Lukasz: Meanwhile a lot of the national disputes have turned into miserable, sporadic slogs. I think it is worth pointing to November/December where both CWU and RMT – and later RCN – suspended strikes for “intense negotiations” (whatever that means!). One of the limitations not discussed in the text is that workers in these unions were too weak to overturn or simply ignore this decision by the leadership – despite a lot of ‘rank and file’ discontent in the CWU. I think in this we can see that unions function not only to justify themselves to the workers they ‘represent’, but also to employers and the state with the promise that they can end strikes as well as start them. We should be advocating a political break with the dependency on unions, whilst (in my view at least) maintaining that they should be used as disposable tools by militant workers, and arguing that they are not an adequate political form for a working class victory in their current form.
There is a concentration of union membership in specific sectors, like health, transport and education, but in reality this makes up a very small section of the working class in the UK. This limitation can’t be overcome by the call to “join a union!” Instead of simply seeking to bolster sections of workers that are unionised, we should be analysing the current power of the class afforded to it by its own composition. Which workers are best placed to form a focus for the wider class? What would it take to encourage these workers to revolt?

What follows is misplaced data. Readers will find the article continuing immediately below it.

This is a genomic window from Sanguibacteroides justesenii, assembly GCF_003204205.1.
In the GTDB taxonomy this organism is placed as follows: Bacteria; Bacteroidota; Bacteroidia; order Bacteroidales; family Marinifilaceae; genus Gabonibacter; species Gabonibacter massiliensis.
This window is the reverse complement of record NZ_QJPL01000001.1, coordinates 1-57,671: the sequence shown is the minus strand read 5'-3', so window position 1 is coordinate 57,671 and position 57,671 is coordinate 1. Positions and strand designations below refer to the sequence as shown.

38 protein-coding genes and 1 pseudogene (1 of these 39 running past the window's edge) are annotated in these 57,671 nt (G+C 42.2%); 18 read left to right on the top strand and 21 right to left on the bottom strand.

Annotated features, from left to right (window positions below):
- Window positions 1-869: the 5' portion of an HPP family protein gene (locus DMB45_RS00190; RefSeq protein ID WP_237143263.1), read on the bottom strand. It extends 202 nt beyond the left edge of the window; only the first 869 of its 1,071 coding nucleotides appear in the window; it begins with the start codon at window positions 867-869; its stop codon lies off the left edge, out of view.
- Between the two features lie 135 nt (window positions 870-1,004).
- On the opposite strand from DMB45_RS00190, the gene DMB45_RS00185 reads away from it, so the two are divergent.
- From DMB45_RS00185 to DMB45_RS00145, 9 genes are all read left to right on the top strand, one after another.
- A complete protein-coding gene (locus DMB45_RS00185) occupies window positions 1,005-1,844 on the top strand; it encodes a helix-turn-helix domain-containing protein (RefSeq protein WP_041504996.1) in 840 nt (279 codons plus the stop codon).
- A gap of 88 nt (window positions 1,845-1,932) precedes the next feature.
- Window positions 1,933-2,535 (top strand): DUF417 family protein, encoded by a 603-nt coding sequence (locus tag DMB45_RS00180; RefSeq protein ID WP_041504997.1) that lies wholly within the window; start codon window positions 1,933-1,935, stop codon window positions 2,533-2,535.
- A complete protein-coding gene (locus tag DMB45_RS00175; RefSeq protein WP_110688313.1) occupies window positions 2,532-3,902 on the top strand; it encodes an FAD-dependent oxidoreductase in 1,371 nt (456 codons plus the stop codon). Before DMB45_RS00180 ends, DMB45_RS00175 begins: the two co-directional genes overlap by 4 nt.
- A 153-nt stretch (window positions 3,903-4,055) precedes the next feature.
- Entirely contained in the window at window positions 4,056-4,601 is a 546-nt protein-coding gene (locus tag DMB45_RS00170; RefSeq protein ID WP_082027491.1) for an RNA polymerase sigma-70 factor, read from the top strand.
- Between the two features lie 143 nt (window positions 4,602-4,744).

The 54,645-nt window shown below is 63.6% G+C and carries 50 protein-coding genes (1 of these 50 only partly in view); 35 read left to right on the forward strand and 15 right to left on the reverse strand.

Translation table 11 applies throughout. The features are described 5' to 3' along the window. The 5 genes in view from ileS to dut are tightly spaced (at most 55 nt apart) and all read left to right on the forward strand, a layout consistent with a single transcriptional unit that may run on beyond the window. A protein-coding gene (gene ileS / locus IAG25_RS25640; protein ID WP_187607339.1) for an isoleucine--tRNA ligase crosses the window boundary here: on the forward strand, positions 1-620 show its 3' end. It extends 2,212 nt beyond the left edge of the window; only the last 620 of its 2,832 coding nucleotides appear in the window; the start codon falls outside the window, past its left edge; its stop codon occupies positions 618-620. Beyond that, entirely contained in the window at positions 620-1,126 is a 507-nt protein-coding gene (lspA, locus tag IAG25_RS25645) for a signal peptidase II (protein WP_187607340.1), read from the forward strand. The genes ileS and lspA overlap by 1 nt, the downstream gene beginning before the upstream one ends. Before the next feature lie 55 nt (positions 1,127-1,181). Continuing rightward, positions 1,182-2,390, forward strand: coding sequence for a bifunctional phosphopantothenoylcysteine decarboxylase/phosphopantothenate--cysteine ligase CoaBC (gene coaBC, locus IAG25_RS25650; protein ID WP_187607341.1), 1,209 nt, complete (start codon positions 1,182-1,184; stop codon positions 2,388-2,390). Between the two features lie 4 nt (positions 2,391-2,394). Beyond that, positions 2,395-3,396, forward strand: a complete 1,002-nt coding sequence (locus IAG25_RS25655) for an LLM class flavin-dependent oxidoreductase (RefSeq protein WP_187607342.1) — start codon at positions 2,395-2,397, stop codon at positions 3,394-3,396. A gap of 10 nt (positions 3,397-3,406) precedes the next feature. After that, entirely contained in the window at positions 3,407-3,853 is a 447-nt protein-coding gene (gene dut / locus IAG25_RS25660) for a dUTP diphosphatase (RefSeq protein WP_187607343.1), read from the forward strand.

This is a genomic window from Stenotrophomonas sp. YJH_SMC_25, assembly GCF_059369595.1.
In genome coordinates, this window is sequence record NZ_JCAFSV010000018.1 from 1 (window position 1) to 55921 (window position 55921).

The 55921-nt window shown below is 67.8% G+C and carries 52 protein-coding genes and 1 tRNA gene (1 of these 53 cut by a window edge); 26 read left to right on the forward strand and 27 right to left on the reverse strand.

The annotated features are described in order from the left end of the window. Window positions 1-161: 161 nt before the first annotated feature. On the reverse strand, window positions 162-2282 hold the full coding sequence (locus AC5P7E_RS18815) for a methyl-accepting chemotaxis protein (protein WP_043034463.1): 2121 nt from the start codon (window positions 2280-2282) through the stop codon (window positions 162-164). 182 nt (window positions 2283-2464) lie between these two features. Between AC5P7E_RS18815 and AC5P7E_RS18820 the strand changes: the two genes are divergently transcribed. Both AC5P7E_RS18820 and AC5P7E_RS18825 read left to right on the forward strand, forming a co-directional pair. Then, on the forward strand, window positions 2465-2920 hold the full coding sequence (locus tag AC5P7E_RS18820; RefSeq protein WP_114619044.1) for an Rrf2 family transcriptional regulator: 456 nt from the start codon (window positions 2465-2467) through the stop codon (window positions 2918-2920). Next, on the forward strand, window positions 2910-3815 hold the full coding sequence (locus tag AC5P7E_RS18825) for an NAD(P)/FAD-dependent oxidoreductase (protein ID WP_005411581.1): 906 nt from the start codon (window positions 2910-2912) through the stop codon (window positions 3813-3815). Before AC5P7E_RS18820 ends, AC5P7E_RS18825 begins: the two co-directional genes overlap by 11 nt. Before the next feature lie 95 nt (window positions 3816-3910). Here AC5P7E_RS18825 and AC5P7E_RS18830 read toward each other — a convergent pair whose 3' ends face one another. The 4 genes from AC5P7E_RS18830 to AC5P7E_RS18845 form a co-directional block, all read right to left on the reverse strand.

I think it would also be worth looking at how unions, due to their relative concentration within the public (and recently privatised) sectors tend to end up constrained by methodological nationalism. Confined to public services in many cases, unions are less interested in building class power and more in wringing concessions from the government, this is the case in the RMT, CWU, UCU and RCN disputes where there is an expectation that government intervention will be the solution, rather than breaking employers and wresting control of both the work and social process from them.